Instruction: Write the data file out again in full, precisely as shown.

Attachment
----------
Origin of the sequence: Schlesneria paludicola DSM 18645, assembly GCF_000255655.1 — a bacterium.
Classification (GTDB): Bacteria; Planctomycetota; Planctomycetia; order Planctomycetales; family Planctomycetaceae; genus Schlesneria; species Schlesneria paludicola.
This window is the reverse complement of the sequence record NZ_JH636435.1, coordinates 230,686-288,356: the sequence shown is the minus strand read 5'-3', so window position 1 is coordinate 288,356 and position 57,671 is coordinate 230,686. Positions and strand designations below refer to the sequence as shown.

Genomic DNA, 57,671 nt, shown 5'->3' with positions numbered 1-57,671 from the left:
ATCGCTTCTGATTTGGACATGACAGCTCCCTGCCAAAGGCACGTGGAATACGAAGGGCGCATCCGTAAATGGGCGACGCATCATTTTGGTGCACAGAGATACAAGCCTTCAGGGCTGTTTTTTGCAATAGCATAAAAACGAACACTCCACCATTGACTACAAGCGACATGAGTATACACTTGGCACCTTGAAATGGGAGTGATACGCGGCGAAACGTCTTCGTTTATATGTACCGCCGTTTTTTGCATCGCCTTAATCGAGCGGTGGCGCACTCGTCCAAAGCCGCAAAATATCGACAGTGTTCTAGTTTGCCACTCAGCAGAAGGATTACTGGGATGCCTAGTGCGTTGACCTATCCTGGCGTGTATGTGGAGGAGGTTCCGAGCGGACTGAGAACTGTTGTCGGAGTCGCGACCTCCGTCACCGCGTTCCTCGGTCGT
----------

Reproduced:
Origin of the sequence: Schlesneria paludicola DSM 18645, assembly GCF_000255655.1 — a bacterium.
Classification (GTDB): Bacteria; Planctomycetota; Planctomycetia; order Planctomycetales; family Planctomycetaceae; genus Schlesneria; species Schlesneria paludicola.
This window is the reverse complement of the sequence record NZ_JH636435.1, coordinates 230,686-288,356: the sequence shown is the minus strand read 5'-3', so window position 1 is coordinate 288,356 and position 57,671 is coordinate 230,686. Positions and strand designations below refer to the sequence as shown.

Genomic DNA, 57,671 nt, shown 5'->3' with positions numbered 1-57,671 from the left:
ATCGCTTCTGATTTGGACATGACAGCTCCCTGCCAAAGGCACGTGGAATACGAAGGGCGCATCCGTAAATGGGCGACGCATCATTTTGGTGCACAGAGATACAAGCCTTCAGGGCTGTTTTTTGCAATAGCATAAAAACGAACACTCCACCATTGACTACAAGCGACATGAGTATACACTTGGCACCTTGAAATGGGAGTGATACGCGGCGAAACGTCTTCGTTTATATGTACCGCCGTTTTTTGCATCGCCTTAATCGAGCGGTGGCGCACTCGTCCAAAGCCGCAAAATATCGACAGTGTTCTAGTTTGCCACTCAGCAGAAGGATTACTGGGATGCCTAGTGCGTTGACCTATCCTGGCGTGTATGTGGAGGAGGTTCCGAGCGGACTGAGAACTGTTGTCGGAGTCGCGACCTCCGTCACCGCGTTCCTCGGTCGT